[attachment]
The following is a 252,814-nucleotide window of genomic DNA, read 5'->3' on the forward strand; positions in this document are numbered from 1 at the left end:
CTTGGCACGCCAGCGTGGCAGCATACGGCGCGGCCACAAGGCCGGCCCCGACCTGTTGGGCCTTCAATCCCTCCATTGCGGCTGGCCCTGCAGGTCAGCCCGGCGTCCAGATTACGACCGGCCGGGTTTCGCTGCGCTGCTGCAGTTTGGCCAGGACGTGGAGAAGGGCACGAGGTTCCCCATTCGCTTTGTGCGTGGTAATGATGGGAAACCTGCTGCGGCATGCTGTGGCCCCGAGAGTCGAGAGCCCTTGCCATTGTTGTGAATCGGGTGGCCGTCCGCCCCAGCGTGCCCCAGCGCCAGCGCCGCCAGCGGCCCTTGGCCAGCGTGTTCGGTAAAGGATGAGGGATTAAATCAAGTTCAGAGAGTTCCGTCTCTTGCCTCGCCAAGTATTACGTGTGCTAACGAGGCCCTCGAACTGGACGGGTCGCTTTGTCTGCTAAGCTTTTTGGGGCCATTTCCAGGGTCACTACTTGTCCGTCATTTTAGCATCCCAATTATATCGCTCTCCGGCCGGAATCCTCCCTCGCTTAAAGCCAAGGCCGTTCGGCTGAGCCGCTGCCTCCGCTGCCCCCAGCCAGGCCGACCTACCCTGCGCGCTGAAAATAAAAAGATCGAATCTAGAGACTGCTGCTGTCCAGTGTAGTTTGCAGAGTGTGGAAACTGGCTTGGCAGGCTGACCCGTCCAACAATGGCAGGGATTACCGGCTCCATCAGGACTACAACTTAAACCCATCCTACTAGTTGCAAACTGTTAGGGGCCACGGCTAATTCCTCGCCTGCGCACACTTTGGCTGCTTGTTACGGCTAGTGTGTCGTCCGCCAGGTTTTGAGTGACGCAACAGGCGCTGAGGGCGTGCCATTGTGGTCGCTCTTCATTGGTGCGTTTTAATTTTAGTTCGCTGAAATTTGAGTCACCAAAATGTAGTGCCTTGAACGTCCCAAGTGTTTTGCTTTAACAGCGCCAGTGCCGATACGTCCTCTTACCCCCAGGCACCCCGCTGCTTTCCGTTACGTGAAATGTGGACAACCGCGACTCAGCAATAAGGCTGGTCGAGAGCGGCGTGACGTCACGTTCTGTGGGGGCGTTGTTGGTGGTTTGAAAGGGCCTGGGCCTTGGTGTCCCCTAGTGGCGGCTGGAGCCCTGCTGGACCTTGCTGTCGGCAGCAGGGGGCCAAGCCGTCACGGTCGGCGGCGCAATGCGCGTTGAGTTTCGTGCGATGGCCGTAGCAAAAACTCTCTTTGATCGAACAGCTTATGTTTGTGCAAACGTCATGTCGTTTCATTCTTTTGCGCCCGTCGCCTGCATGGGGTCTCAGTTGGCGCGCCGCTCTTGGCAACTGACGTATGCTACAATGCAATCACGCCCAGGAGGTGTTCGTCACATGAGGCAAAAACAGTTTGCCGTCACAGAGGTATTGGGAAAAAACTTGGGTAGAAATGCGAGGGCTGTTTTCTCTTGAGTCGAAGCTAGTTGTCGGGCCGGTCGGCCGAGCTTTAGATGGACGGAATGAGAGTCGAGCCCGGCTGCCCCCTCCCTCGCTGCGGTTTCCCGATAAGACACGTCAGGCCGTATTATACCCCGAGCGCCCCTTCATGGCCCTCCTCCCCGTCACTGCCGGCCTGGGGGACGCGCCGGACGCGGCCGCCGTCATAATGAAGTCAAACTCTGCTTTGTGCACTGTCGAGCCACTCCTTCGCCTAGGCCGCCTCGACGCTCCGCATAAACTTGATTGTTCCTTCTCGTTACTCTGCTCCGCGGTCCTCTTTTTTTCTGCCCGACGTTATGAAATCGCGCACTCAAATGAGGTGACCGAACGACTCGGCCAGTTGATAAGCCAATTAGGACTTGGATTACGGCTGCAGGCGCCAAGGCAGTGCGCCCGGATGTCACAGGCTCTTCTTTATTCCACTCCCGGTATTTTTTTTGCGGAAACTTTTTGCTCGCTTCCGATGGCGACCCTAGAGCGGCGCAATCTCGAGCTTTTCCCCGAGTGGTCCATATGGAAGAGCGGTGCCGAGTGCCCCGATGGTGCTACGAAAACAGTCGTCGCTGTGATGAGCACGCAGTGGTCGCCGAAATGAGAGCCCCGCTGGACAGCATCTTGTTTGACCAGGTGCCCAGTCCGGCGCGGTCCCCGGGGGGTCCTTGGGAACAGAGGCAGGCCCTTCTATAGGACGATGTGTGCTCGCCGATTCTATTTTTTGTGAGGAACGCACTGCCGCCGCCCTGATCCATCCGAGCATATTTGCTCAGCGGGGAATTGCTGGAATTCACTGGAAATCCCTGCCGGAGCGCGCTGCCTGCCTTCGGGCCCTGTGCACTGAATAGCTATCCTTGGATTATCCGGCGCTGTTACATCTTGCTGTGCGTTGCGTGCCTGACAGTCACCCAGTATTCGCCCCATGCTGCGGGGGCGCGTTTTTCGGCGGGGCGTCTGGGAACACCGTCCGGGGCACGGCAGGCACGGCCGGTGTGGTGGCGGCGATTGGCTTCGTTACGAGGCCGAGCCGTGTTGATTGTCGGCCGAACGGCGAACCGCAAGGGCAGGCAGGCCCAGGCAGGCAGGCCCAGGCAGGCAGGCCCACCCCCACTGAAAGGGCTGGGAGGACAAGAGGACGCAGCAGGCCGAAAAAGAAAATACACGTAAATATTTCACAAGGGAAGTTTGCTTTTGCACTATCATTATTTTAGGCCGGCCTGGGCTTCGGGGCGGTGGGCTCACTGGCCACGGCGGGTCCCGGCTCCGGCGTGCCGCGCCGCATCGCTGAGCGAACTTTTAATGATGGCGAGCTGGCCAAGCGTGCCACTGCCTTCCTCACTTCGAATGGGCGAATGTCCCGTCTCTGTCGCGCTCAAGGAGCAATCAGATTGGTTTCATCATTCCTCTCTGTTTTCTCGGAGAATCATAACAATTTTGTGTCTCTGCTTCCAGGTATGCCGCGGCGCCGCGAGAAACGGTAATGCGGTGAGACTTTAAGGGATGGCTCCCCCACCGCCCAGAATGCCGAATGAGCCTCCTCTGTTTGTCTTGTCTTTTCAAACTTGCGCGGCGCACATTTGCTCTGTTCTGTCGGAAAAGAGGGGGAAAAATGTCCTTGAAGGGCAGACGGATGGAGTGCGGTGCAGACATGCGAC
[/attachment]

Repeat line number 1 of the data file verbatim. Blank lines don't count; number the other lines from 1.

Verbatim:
The following is a 252,814-nucleotide window of genomic DNA, read 5'->3' on the forward strand; positions in this document are numbered from 1 at the left end: